Passive House and Net-Zero Building
A Passive House is a home or other building that conforms to rigorous energy efficiency standards. Essentially, passive houses are designed so that they lose little or no heat to the outside world. This means that a passive house theoretically does not require a traditional heat source to remain comfortably heated. Passive Houses can get enough heat just from body heat, heat generated by electrical appliances, heat trapped by windows and other non-traditional heat sources. Because they do such a great job of retaining heat, Passive House projects are famous for being incredibly comfortable as much as they are for saving money on heating bills.
While Net-Zero homes are also designed to be comfortable and highly efficient, they go a step further by demanding that all the energy a house uses per year must be renewable and generated on-site. This means that, on top of being designed to prevent heat and energy loss, renewable energy systems like solar thermal, solar PV and geothermal and wind are used. The result is a home that is either entirely self-sufficient or one that gives back as much energy it consumes from the grid per year.
Passive House Projects
The first Passive house was was built in Germany in 1990 and was known as a Passivhaus. In 1996, the Passivhaus Institute was founded. The institute functioned both to promote the actual building of Passive Houses, but also to create and control some standards that define what it means to be a Passive House. Standards include how much energy the houses are permitted to use for heating over the course of a year (not be more than 120 kWh/m2) and the amount of air a home loses to the outside world per hour (no more more air than 0.6 times the house volume per hour when measured by a blower door).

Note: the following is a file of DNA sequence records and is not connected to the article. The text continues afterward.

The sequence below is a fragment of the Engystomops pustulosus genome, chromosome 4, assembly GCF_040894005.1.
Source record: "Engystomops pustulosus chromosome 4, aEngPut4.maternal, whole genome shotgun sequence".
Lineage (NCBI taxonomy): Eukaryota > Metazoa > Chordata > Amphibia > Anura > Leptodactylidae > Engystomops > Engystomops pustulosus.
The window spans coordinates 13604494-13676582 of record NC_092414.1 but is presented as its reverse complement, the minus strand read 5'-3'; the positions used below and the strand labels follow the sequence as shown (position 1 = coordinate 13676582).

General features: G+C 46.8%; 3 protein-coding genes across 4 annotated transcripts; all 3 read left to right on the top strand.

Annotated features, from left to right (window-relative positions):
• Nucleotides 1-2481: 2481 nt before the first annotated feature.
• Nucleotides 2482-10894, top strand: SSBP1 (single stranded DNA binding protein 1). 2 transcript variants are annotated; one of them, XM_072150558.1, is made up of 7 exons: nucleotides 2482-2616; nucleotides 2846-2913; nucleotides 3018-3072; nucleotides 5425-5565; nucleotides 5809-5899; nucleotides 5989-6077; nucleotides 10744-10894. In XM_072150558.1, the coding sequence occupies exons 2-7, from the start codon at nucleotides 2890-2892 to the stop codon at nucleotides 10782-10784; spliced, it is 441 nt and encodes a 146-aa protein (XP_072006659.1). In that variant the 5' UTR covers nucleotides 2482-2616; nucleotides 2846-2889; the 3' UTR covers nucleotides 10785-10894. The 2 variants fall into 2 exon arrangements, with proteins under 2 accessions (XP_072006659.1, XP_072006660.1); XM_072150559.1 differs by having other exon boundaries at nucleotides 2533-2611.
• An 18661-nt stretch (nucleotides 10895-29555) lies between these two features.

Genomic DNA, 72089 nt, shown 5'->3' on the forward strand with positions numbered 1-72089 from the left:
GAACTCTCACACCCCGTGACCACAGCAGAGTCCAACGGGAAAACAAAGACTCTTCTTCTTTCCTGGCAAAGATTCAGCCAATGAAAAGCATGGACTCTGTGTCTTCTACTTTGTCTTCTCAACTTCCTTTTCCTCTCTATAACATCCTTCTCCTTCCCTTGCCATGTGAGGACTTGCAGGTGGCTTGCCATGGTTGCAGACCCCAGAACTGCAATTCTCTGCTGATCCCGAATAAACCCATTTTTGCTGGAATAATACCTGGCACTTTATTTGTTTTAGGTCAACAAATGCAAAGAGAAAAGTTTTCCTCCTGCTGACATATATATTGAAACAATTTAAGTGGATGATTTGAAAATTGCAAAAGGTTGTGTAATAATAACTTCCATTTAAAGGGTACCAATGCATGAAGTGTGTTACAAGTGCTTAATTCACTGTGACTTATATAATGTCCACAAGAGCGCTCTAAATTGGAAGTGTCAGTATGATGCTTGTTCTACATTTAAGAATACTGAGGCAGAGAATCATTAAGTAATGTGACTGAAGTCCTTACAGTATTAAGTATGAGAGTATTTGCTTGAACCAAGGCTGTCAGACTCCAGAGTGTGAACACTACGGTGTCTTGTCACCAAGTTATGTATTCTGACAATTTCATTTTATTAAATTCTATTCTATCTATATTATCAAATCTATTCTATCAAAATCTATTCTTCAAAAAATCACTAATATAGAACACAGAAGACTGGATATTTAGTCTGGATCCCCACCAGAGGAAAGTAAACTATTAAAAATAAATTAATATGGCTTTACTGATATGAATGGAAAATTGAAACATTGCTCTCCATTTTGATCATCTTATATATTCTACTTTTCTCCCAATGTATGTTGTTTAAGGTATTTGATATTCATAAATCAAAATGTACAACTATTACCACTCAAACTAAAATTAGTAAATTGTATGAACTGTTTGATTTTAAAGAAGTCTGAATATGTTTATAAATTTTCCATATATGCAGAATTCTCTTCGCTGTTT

In practice, passive houses use virtually every trick in the book to prevent heat loss to the outside world. An airtight envelope is created around the home, with heat recovery ventilation normally used to circulate fresh air without losing much heat. Triple glazed windows are used as standard. Thick layers of insulation are installed in the walls, roof and often floors of a home, again preventing as much heat loss as possible. When being constructed, passive houses are usually orientated so that, in Winter, as much sunlight as possible through the windows and heats the home. This orientation is also important for the Summer months; Passive houses do not use air conditioning systems, and therefore should be shaded from the Sun in summer to prevent them from getting too hot.
While a Passive House can be understood as a home that prevents energy heat loss at all costs, net-zero homes take things in a slightly different direction and seek to use only renewable energy produced on-site for all energy needs. This goes beyond heating and also includes electricity use. If a net-zero home uses non-renewable energy at any time, it must pay the grid back with an equivalent amount of renewable energy. For example, a home that uses a lot of electrical appliances at night can take energy from the grid and pay it back the next day using solar PV panels connected to the grid. What is important for net-zero homes (although there are many definitions for what makes a home ‘net-zero’) is that they can generate all necessary energy needed over the course of a year from on-site renewable energy sources.
Net-Zero homes use a lot of the same methods as Passive House homes to conserve energy. Lots of insulation is used as standard, as are double or triple glazed windows. A tight envelope around the home is also used to prevent heat loss. Along with these heat conserving methods, net-zero homes need to generate a lot of renewable energy. This usually comes from a variety of sources, chiefly solar PV for electricity and either solar thermal or geothermal for heat generation. Wind, biomass and other renewable energy systems can also be used when appropriate. Net-zero homes are therefore both environmentally friendly and cost-effective, saving hundreds of dollars on monthly heating and electricity bills, while also maintaining a high level of comfort for homeowners.